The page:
The dry fly purist in me says it’s time to wake up.
If you’ve followed me for any decent amount of time, you’ll know that I am primarily a dry fly and hopper guy. It’s what I love to fish, what I love to tie and how I learned both.
2016 is the year that I wake up and focus more on nymphing and nymphing techniques.
But no matter how much I love drys and hoppers, I’m not blind to that the fact that nymphs simply catch more fish. I’ve never really been a nymph guy, but that’s going to change in 2016. Mostly because I’m ready for something different, but also because I know it’s just a matter of time before I’ll be there anyway.
Most of the locations I fish, and the times of year I fish, have rarely warranted venturing into nymphing tactics. Drys and hoppers always did a pretty good job of tricking trout. But I’ve always ended the day curious about what else I might have been able to catch if I were more comfortable with nymphing.
As I’ve started fishing more in the Winter months, nymphing has become as important as ever. We’re also experiencing very high, very fast water conditions on my local waters right now, which is where I’ve always heard nymphs (and streamers) excel.
I’ve dabbled with a dry/dropper setup a few times in the past, and even did so yesterday. It takes a little getting used to, but it’s really not any more difficult than just throwing a single fly. I need to work on it more, and I plan on it. Like all things fly fishing, it comes down to the right presentation to make it happen.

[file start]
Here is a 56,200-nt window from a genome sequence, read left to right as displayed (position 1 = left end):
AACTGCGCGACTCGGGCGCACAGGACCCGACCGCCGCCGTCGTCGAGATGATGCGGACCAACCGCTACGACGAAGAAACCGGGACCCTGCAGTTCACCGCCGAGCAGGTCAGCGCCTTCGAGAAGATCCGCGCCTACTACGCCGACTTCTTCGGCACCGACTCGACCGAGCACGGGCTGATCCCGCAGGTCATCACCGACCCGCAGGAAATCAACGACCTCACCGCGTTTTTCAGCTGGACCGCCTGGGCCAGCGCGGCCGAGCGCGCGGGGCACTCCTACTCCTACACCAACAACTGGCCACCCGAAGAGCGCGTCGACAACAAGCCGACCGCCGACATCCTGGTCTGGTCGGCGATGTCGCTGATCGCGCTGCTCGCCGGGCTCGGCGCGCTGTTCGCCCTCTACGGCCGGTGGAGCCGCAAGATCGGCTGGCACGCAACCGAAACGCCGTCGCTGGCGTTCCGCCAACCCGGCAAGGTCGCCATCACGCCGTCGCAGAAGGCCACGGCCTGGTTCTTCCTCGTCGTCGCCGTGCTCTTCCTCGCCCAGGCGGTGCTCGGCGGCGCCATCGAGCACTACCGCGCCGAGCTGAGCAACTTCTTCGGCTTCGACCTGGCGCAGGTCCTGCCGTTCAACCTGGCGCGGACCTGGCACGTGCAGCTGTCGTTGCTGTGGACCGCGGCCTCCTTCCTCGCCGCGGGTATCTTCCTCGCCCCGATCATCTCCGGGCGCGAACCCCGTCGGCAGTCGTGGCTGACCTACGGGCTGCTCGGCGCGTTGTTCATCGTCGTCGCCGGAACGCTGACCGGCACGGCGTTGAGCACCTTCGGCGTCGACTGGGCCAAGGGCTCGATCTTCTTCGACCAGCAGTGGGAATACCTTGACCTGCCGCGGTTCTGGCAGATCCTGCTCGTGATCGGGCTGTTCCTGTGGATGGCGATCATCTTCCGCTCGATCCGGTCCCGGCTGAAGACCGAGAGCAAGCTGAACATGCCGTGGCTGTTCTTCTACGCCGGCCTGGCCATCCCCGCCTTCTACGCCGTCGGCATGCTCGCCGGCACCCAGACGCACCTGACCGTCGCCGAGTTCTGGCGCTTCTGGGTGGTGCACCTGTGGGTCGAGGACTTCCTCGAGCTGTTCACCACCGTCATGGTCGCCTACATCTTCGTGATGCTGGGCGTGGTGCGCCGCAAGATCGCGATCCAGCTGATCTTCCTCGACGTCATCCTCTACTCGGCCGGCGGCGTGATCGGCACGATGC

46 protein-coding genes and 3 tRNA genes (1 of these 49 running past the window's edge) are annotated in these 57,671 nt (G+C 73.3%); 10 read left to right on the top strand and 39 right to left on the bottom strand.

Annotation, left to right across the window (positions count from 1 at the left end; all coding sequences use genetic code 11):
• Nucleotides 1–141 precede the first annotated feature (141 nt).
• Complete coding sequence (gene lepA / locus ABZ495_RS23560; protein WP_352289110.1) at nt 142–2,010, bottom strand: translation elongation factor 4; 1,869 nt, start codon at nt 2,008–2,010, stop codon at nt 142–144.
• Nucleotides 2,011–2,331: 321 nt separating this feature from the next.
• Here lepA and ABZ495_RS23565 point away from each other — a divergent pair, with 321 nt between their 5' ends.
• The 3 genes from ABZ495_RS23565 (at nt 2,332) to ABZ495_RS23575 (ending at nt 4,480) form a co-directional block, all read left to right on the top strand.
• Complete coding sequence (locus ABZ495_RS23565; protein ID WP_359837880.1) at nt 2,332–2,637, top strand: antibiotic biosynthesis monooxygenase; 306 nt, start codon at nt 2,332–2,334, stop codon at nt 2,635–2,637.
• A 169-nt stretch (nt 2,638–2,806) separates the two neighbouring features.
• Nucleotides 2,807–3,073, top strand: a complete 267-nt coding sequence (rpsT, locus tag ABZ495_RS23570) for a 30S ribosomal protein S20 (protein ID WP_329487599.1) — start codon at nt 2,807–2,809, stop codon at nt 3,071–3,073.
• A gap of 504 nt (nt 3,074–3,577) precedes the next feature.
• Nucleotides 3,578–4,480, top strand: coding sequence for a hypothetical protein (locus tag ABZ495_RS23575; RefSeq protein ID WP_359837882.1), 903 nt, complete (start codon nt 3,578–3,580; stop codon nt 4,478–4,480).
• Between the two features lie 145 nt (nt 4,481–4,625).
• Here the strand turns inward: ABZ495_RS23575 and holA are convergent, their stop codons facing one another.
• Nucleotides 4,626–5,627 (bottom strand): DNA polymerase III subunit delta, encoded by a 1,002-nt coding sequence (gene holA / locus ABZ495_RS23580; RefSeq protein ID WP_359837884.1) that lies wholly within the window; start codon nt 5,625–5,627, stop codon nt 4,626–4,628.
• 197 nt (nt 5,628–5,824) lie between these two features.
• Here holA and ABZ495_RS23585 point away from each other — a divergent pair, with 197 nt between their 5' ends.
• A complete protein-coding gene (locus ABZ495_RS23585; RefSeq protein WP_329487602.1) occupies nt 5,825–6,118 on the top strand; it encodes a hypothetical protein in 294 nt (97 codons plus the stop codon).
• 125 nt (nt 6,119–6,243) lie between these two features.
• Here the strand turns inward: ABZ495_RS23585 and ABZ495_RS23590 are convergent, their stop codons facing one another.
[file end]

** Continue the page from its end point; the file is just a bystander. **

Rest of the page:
I’m also not a fan of using a strike indicator, but again, I have very little experience with doing it. I’ve been working on some homemade yarn indicators for this though, and I plan on putting much more effort into this technique in the near future.
I’ve tied plenty of nymphs as I’ve learned more about fly tying. Knowing that nymphs were going to be high on the list this year, I’ve started cranking out more of them at the vise. I keep my nymphs really simple, especially knowing that I plan to lose plenty of them.
I’m mainly tying caddis pupa, brassies and zebra midges at the moment. And of course, I’m stocking up on Pheasant Tail’s and my variations of those.
Stay tuned as I hit the waters a little more and get schooled on the fine art of nymphing for trout in local waters. It will probably be really bad or really good.
Got any nymphing tips or techniques that you want to share? Drop me a comment below, as I’d love to hear them.